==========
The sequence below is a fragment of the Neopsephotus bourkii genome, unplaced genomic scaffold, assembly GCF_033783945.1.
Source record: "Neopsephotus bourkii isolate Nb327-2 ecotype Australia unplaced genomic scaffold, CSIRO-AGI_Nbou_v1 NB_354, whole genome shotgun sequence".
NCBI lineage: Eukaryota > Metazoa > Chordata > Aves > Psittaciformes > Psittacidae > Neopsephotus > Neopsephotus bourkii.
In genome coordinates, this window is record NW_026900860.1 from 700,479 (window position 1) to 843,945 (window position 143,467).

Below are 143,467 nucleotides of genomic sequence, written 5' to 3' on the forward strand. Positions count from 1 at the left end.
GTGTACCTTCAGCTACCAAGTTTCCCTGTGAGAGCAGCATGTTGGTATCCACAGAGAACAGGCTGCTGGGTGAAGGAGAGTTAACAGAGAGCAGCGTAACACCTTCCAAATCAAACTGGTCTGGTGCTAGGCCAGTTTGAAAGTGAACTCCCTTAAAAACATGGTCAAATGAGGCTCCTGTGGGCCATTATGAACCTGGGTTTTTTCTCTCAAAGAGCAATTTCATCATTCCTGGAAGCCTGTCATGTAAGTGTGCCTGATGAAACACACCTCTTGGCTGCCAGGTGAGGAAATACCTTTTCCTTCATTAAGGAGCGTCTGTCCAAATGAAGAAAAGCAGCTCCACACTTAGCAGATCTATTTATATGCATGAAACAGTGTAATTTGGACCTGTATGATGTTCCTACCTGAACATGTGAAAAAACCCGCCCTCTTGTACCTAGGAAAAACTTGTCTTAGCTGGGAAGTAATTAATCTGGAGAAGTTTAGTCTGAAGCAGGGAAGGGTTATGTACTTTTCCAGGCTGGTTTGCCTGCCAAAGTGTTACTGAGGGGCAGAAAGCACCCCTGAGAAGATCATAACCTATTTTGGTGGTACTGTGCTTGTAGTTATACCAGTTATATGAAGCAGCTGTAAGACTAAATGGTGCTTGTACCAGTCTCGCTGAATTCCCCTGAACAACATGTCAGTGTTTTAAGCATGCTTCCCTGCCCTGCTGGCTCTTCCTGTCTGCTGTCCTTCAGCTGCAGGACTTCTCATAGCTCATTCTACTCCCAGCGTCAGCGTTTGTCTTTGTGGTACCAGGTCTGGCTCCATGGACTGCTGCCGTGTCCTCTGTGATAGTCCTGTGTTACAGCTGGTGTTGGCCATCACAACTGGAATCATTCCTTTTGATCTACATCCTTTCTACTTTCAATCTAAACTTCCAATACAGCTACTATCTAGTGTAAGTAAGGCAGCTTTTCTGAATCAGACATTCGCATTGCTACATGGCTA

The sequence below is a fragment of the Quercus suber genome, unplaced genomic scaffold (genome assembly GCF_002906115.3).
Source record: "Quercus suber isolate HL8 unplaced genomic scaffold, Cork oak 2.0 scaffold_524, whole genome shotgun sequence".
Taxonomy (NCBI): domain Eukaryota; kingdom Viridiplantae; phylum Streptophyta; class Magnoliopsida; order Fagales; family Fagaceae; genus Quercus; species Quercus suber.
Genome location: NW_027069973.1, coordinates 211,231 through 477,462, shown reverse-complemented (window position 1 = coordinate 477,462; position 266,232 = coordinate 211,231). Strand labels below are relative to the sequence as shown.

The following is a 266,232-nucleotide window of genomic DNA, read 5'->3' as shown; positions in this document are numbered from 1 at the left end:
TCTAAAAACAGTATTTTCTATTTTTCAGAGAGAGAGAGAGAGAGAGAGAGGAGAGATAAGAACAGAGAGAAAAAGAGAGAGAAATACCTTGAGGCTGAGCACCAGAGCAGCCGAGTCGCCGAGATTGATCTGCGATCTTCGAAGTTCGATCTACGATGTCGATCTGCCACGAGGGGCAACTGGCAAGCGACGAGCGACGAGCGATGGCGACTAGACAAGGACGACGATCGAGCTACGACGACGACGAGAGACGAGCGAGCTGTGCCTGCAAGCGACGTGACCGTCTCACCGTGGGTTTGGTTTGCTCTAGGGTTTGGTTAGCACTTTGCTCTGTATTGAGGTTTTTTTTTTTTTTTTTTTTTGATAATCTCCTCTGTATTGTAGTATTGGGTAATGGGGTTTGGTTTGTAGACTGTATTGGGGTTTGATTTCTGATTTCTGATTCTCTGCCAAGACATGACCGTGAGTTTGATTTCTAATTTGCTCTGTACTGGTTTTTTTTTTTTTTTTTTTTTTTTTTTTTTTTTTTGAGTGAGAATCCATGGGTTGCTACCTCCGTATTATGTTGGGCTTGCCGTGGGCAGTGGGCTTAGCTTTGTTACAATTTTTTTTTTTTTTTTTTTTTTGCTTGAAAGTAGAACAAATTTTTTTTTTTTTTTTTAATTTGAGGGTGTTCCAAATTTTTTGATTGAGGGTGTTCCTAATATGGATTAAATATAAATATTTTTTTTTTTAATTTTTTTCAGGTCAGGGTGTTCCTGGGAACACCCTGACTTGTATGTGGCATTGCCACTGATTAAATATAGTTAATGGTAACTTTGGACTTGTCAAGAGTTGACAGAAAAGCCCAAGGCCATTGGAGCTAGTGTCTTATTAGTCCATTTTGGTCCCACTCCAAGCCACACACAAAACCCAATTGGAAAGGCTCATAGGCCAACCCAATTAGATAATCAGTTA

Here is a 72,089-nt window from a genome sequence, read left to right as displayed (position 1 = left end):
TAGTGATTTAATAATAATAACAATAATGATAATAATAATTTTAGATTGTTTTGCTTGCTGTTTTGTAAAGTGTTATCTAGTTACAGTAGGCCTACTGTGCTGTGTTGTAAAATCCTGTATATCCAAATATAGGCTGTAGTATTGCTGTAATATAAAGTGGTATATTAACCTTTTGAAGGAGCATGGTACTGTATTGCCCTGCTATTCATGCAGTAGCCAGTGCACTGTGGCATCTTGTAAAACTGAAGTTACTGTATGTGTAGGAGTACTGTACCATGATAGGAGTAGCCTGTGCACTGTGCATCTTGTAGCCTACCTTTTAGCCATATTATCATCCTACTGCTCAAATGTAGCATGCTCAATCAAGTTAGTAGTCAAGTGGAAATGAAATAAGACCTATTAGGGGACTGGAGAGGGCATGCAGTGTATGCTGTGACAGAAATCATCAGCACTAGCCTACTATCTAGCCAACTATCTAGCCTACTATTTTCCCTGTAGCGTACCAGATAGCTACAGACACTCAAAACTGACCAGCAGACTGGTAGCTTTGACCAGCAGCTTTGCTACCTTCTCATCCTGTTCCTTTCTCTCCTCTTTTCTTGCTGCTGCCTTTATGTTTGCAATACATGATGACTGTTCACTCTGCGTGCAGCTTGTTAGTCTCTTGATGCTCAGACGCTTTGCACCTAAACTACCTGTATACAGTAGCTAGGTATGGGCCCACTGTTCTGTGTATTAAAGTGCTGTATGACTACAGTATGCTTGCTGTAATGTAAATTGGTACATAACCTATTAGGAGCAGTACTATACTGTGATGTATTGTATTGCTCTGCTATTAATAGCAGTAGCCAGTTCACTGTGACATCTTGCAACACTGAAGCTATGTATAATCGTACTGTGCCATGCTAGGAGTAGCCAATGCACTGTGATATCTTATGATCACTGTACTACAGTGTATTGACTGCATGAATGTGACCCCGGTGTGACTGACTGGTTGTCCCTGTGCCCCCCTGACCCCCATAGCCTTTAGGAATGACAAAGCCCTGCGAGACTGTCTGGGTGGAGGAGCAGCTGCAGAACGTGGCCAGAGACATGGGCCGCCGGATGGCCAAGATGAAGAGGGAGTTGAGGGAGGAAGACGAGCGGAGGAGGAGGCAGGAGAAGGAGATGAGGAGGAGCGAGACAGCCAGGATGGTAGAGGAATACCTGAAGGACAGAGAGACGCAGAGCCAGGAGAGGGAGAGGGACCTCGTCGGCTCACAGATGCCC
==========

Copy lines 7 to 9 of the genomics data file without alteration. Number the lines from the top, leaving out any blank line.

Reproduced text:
The sequence below is a fragment of the Quercus suber genome, unplaced genomic scaffold (genome assembly GCF_002906115.3).
Source record: "Quercus suber isolate HL8 unplaced genomic scaffold, Cork oak 2.0 scaffold_524, whole genome shotgun sequence".
Taxonomy (NCBI): domain Eukaryota; kingdom Viridiplantae; phylum Streptophyta; class Magnoliopsida; order Fagales; family Fagaceae; genus Quercus; species Quercus suber.